Bud’s older son, Andrew Jackson Gomillion, was married in 1889 to Elizabeth Johnson who died fairly young in 1901. Andrew was listed as a widower in the 1910 census and was living alone in the Brooks community in 1920. At that time he was listed as a merchant operating a general store. He died there in 1927. Andrew and Elizabeth had the following three children: Gracie Pauline, b. 1891, d. 1955; Emma B. (Runie ?), b. 1821, d. 1932, m. Ed Beasley; and Thaddeus Jackson, b. 1894, d. 1969.
Bartlett M. Gomillion’s second son, Henry C. Gomillion, was living in his family’s home in Stewart County, Georgia, in 1850. He moved with them to Covington County during the early 1850s. In 1861 or 1862, when he was about 22 years old, he enlisted in the Confederate Army at Leon. He was mustered in at Auburn on May 13, 1862, and served as a private in Company C, 37th Alabama Infantry Regiment. On July 9, 1863, he was captured as a prisoner of war. At the time, he was described as standing five feet, eight inches tall with light hair, blue eyes, and fair complexion. He was discharged April 1865.
In the 1870 and 1880 censuses, he was enumerated as being back home in Covington County. In 1882, he homesteaded 160.70 acres of land in the Pigeon Creek Township. Also, in 1883, he received a land patent for 160.66 acres in the same area. On January 15, 1887, Henry was appointed Post Master for the Shrive Post Office. He was succeeded in 1891 by George W. Lee. By 1900, he was residing in the household of his son, Franklin M. Gomillion in Clarke County. Around 1900, he was married to his son’s mother-in-law, Emma Thompson, who was also living in the same household. At his death, he was buried in the Hollingsworth Cemetery in Clarke County.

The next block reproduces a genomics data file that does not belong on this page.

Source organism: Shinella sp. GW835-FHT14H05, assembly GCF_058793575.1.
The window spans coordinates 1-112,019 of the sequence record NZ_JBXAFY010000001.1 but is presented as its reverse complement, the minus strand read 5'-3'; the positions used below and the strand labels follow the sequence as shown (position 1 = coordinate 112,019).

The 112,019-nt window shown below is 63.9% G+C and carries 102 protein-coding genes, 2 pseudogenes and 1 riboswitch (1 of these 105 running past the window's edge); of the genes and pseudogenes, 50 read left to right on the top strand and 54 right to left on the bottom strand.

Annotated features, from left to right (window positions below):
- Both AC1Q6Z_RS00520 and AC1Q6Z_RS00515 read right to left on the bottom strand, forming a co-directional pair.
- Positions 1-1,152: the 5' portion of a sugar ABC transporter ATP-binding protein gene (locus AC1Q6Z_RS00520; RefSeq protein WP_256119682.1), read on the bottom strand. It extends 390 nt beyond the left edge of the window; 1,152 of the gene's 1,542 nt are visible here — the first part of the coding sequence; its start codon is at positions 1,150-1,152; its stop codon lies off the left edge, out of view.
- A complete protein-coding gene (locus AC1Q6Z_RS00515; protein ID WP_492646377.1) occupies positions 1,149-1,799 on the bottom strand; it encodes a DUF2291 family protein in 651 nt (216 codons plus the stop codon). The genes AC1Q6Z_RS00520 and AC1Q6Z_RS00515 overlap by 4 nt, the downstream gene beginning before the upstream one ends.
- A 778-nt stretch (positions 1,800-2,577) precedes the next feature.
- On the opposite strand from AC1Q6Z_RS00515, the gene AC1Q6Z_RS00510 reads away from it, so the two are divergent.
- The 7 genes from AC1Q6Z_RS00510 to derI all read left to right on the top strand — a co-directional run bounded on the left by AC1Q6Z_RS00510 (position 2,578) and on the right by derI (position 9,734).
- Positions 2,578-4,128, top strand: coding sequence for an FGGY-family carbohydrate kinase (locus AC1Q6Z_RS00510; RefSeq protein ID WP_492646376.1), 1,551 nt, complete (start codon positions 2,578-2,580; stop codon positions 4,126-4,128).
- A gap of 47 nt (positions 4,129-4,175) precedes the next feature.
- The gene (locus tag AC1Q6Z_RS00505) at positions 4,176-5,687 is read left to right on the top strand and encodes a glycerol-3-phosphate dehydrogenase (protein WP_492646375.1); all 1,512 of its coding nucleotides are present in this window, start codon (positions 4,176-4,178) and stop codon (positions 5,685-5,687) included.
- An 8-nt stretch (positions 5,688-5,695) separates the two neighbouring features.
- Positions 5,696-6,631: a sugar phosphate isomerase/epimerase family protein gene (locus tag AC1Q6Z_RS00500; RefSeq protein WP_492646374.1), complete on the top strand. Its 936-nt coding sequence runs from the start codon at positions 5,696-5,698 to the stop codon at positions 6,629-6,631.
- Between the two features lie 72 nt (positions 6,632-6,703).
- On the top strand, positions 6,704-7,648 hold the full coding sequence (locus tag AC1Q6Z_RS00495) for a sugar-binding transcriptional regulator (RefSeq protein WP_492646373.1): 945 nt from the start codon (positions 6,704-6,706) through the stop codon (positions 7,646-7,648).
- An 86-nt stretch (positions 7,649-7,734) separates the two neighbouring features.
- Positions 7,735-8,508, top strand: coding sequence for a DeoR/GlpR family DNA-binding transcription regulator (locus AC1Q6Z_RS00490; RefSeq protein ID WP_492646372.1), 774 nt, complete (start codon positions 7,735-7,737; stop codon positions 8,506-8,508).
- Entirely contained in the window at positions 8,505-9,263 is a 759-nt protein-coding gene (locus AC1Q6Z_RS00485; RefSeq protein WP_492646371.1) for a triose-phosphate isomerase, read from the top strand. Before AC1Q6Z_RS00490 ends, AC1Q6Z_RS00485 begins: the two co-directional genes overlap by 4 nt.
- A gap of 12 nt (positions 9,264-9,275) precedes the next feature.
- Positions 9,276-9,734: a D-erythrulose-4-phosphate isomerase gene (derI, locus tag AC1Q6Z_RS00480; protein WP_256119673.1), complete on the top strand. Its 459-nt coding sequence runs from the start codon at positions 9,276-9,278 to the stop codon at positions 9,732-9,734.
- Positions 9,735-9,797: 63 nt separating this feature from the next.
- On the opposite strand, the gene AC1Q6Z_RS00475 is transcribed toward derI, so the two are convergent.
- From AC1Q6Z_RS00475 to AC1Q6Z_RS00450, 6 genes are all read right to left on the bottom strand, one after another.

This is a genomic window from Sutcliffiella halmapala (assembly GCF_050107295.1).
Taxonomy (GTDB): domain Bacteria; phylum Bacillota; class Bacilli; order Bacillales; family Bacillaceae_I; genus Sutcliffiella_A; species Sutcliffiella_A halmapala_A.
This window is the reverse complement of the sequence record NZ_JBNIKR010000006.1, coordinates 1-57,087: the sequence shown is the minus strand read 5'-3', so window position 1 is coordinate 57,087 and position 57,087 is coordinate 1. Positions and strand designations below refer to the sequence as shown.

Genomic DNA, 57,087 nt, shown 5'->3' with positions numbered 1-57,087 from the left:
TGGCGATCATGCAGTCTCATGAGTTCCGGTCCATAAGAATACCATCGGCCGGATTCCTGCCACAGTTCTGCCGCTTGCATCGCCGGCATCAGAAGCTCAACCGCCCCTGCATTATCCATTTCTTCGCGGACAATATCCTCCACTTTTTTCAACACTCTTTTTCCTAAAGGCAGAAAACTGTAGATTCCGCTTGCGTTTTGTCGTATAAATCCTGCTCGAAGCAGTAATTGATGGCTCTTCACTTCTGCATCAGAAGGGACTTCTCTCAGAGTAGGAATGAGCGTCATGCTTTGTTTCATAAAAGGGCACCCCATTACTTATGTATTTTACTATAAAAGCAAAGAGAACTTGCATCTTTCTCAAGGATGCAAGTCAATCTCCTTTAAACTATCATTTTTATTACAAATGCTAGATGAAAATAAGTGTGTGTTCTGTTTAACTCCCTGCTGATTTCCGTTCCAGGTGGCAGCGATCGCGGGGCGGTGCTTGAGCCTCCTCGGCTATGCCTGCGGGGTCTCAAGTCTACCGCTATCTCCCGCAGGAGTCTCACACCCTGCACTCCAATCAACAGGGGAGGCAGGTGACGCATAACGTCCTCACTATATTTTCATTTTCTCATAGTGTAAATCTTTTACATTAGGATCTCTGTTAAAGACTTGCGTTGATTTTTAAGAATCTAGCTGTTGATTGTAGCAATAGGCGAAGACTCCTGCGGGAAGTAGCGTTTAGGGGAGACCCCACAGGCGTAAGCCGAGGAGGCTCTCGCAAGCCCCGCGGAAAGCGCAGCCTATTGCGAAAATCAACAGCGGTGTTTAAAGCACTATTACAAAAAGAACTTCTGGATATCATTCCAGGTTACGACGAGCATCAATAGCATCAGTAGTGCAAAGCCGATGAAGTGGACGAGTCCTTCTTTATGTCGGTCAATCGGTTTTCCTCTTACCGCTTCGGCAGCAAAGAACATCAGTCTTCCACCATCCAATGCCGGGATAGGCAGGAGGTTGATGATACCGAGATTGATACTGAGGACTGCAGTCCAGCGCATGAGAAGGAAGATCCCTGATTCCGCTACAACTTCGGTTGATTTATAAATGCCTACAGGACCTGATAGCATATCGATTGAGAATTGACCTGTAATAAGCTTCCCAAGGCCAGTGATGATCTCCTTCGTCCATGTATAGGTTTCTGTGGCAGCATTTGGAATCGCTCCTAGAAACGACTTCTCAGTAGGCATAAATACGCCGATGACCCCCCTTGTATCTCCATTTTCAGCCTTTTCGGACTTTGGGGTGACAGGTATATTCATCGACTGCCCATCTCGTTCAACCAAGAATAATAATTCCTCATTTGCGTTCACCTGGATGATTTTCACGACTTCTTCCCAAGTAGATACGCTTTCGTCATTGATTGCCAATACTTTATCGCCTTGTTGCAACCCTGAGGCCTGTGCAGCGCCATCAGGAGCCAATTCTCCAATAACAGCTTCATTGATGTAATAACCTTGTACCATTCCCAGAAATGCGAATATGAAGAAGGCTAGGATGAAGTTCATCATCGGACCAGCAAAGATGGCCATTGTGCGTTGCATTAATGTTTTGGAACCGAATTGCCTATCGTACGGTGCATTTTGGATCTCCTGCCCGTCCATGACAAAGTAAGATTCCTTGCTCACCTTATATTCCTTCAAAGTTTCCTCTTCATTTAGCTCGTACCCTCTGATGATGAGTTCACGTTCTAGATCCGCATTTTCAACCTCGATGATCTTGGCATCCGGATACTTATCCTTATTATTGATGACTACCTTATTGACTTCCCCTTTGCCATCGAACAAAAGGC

Henry C. Gomillion and his first wife, Jane Beck, were married in 1860 and had the following children: John H.C., b. 1860, d. 1910-20, m. Ellen Fields; James B., b. 1862, d. 1934, m. Nellie Vilator Gorum; Franklin M., b. 1865, d. 1918, m. Dalilah Lorraine Thompson (1868-1943); Catherine Elizabeth, b. 1867, d. 1900-1906, m. 1892 Smith Warner Baldwin; Laura Alice, b. 1868, d. 1939, m. James Cleghorn; and Ella, b. 1869, m. 1899 John P. Mosley.
Considerable genealogy on this family has been compiled by Pamala Celeste Nolan for a good friend who is a Gomillion descendant. Appreciation is expressed to Pamala for sharing her records for this writing on the Gomillion family. Coverage of this family will be continued in next week’s column.
Anyone who might have any correction to the above facts or additional information on this family is requested to contact this writer, Curtis Thomasson, at 20357 Blake Pruitt Road, Andalusia, AL 36420; 334-222-6467; or E-mail: firstname.lastname@example.org.
MEMORIAL SERVICE: The Thomasson Randolph Thomasson Chapter of the UDC and the Covington Rifles Camp of the SCV is assisting the Garrett family in conducting a memorial service at the gravesite of Confederate Veteran John Garrett who was buried in the Jordan Cemetery. The ceremony will begin at 2:30 p.m. on Sat., March 20.
Those interested in Confederate heritage are urged to attend and support this family.